The clinical symptoms of meningiomas depend on the volume and site of the tumor. Those of the convexity may present with seizures and hemiparesis, those of the anterior cranial base may be very large and cause severe intracranial hypertension, those of the cranial base may cause visual deficits, double vision, deficits of the lower cranial nerves.
Meningiomas may be occasionally found at CT scan or MRI that are done for other reasons. In these cases, the surgical indication must take in account the age and conditions of the individual patient. There are no definitive rules. It should be kept in mind that meningiomas are generally slow-growing tumors.
Meningiomas are evident at contrast-enhanced CT scan and MRI. The anatomical details are more evident at MRI. Angiographic MRI is useful to show their relationships with arteries and veins. Meningiomas may be partly calcified, thus they are visible also on a simple radiograph.
90% of meningiomas are benign. Nevertheless some of them cause suffering of the surrounding, compressed, brain tissue: edema. This edema is evident at MRI; it is the expression of the biological activity of the tumor. Meningiomas with edema present frequently with seizures.
parietal meningioma
Fig.5.31: Axial MRI view of a large left parietal meningioma (yellow arrows) with clear brain edema (red arrows) and surrounding brain suffering and displacement.
Edema is often responsible for the clinical presentation, namely for seizures, but this does not mean that the tumor is malignant.
There are also cases with multiple meningiomas: meningiomatosis. In these patients, the symptomatic one must be removed. The others may be monitored over time via serial CT or MRI.
Some meningiomas invade the bone of the skull with a minimal meningeal part: "en plaque meningioma". The main part of this kind of tumor is in the bone, the meningeal intracranial part is a diffuse carpet of tissue.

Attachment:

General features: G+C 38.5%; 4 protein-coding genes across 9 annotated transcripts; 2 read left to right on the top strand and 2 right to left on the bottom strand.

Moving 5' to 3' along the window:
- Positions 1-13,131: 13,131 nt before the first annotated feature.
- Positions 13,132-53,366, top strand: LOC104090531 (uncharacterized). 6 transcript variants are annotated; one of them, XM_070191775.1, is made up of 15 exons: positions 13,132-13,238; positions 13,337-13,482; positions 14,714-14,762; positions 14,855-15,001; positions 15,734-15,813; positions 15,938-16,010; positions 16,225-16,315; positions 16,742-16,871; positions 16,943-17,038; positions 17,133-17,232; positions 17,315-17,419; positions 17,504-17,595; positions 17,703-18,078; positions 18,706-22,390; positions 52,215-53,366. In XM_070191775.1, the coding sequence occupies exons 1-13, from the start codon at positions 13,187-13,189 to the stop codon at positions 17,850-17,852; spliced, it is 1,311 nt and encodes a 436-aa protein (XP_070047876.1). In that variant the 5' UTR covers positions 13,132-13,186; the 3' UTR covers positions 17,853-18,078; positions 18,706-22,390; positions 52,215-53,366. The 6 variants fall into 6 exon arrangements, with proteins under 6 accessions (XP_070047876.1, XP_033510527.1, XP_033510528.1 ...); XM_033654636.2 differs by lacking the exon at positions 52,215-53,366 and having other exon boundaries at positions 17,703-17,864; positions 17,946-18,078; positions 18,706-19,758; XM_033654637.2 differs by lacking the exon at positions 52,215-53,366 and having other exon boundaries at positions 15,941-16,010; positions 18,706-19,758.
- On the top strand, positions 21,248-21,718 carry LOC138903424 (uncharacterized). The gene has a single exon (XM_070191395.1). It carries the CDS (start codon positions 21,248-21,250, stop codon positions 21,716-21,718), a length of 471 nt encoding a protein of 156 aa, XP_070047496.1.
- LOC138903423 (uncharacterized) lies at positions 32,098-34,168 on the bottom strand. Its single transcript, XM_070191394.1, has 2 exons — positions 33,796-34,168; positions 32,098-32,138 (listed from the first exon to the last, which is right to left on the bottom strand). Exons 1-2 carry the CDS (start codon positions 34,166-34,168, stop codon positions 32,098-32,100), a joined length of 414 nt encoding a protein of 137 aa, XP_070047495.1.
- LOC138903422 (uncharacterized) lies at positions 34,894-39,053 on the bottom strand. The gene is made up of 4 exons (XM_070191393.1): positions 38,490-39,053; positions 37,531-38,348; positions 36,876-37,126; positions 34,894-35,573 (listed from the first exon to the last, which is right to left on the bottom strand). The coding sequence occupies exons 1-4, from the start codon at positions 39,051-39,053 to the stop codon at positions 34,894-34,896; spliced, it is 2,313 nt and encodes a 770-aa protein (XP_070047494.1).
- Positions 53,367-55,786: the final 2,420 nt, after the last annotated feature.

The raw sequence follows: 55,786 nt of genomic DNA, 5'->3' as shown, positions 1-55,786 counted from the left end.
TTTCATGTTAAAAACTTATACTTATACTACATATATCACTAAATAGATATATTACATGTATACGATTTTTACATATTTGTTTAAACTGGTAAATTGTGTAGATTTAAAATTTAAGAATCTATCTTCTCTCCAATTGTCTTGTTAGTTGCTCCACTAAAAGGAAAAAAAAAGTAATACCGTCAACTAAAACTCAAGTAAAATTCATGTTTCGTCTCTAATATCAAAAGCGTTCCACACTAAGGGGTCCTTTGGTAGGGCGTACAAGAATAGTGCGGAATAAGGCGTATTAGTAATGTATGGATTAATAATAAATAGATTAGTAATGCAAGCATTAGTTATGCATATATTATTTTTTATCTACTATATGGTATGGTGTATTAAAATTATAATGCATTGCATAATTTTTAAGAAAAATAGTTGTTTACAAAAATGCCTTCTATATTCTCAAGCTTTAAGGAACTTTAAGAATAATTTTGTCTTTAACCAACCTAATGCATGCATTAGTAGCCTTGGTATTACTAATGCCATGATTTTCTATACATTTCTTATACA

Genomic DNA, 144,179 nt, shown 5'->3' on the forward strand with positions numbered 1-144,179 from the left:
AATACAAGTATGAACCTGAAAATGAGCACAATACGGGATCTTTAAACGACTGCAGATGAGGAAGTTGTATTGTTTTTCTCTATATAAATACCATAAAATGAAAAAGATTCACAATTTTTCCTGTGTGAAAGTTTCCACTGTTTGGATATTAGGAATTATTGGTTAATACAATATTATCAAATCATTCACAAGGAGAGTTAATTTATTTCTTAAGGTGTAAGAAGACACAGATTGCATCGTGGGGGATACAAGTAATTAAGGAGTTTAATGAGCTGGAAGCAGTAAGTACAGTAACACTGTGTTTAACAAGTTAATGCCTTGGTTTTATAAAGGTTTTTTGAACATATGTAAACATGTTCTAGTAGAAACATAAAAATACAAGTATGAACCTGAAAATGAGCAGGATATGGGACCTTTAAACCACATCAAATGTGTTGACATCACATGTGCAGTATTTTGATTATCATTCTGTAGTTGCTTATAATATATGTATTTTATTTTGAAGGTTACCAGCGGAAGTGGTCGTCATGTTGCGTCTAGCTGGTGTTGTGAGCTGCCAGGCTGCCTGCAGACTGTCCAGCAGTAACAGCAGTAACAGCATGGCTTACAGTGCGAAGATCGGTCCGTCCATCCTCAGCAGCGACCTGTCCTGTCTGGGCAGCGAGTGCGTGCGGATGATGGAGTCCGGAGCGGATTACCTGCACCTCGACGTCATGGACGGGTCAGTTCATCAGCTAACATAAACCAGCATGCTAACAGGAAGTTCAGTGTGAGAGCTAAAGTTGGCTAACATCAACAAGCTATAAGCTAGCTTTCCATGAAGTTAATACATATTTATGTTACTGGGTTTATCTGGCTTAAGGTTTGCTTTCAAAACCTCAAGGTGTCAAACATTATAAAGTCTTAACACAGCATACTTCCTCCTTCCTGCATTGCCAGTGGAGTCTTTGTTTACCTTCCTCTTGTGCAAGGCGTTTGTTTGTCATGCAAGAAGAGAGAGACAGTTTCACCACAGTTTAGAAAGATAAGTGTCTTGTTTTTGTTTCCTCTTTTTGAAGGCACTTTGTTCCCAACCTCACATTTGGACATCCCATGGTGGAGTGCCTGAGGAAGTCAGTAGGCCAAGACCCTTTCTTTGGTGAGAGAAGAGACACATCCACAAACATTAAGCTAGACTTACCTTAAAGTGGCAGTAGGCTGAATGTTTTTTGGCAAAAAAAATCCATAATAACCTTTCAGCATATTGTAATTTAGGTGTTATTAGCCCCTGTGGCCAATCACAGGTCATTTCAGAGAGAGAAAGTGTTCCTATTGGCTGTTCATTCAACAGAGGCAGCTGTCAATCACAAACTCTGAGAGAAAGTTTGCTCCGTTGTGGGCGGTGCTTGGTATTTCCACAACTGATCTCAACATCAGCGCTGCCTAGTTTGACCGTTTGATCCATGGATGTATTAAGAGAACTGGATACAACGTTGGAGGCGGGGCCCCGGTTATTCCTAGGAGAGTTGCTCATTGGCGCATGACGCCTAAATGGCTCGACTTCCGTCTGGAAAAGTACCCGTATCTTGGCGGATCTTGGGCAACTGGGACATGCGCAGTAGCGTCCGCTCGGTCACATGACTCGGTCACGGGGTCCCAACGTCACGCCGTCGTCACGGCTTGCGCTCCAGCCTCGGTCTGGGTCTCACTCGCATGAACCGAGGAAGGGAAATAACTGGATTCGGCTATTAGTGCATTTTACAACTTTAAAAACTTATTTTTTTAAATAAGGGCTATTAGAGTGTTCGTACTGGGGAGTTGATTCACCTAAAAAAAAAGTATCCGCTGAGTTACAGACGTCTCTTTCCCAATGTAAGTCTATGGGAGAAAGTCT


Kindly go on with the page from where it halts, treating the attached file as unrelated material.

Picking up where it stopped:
The operation is difficult, as these tumors are frequently in contact with vital arteries and nerves of the cranial base; bone demolition is significant and needs reconstruction.
meningioma a placca orbito-sfenoidale destro
Fig.5.32: This axial MRI shows a typical right sphenorbital en plaque meningioma (red arrows). The right eye is pushed forward by the tumoral bony tissue.
About 10% of meningiomas are not benign: there are either atypical or anaplastic meningiomas, which recur despite apparent total removal. In these cases, post-operative radiotherapy or radiosurgery is indicated.
Also benign meningiomas may recur, if the implant has not been completely removed upon surgery. This event is not rare in tumors located at the cranial base. Then, post-operative radiosurgery may be indicated.
Spinal meningiomas are rather rare. They are prevalent in females. Unlike spinal gliomas or ependymomas, they grow inside the dura but outside the spinal cord, which is compressed and displaced. They present with spinal pain and progressive neurological deficit below the level of the tumor. Symptoms may be severe; the spinal canal is a narrow space and the compensation is less easy than in brain meningiomas. MRI is the most useful diagnostic tool.
meningioma of the 5th dorsal segment
Fig.5.33: Lateral MRI view of a meningioma of the 5th dorsal segment (arrow) that compresses the spinal cord.
Microneurosurgery is the only therapy for spinal meningiomas. Use is made of a mininvasive approach and of modern operative technologies. Through a small, unilateral bony window, it is quite easy to remove these tumors. The procedure significantly shortens the hospital stay and avoids post-operative external prostheses and late spinal instability. At present, this is the technique used at the Neurosurgical Division of the "Regina Elena" National Cancer Institute, Rome, Italy.
meningioma of the 5th dorsal segment
Fig.5.34: Operative view of the same case as in Fig. 5.37. The tumor (2.5 cm) is exposed (green arrow) through a "mini" window in the spine. On the right, the spinal cord after meningioma removal (blue arrow).